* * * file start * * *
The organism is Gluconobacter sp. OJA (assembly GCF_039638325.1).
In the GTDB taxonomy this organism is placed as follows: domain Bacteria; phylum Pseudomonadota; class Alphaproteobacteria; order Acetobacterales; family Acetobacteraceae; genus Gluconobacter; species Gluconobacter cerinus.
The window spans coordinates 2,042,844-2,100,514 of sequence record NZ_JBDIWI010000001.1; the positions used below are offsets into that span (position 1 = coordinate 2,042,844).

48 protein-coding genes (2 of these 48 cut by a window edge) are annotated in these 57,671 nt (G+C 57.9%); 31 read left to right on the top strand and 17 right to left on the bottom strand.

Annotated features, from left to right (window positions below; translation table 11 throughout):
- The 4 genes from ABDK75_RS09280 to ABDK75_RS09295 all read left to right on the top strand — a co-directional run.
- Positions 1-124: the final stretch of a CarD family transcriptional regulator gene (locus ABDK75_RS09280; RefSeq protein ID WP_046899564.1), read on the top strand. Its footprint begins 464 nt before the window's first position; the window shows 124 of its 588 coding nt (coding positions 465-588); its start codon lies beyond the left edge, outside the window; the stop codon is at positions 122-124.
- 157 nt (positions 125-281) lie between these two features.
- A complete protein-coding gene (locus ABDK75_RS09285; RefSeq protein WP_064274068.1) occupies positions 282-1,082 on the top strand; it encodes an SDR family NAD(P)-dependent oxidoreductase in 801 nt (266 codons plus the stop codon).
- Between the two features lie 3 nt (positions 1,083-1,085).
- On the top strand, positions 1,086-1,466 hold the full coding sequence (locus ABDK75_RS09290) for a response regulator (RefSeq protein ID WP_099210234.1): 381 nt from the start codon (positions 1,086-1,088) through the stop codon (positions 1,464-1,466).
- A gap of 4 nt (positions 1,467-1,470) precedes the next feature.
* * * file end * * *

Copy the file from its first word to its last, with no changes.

The organism is Gluconobacter sp. OJA (assembly GCF_039638325.1).
In the GTDB taxonomy this organism is placed as follows: domain Bacteria; phylum Pseudomonadota; class Alphaproteobacteria; order Acetobacterales; family Acetobacteraceae; genus Gluconobacter; species Gluconobacter cerinus.
The window spans coordinates 2,042,844-2,100,514 of sequence record NZ_JBDIWI010000001.1; the positions used below are offsets into that span (position 1 = coordinate 2,042,844).

48 protein-coding genes (2 of these 48 cut by a window edge) are annotated in these 57,671 nt (G+C 57.9%); 31 read left to right on the top strand and 17 right to left on the bottom strand.

Annotated features, from left to right (window positions below; translation table 11 throughout):
- The 4 genes from ABDK75_RS09280 to ABDK75_RS09295 all read left to right on the top strand — a co-directional run.
- Positions 1-124: the final stretch of a CarD family transcriptional regulator gene (locus ABDK75_RS09280; RefSeq protein ID WP_046899564.1), read on the top strand. Its footprint begins 464 nt before the window's first position; the window shows 124 of its 588 coding nt (coding positions 465-588); its start codon lies beyond the left edge, outside the window; the stop codon is at positions 122-124.
- 157 nt (positions 125-281) lie between these two features.
- A complete protein-coding gene (locus ABDK75_RS09285; RefSeq protein WP_064274068.1) occupies positions 282-1,082 on the top strand; it encodes an SDR family NAD(P)-dependent oxidoreductase in 801 nt (266 codons plus the stop codon).
- Between the two features lie 3 nt (positions 1,083-1,085).
- On the top strand, positions 1,086-1,466 hold the full coding sequence (locus ABDK75_RS09290) for a response regulator (RefSeq protein ID WP_099210234.1): 381 nt from the start codon (positions 1,086-1,088) through the stop codon (positions 1,464-1,466).
- A gap of 4 nt (positions 1,467-1,470) precedes the next feature.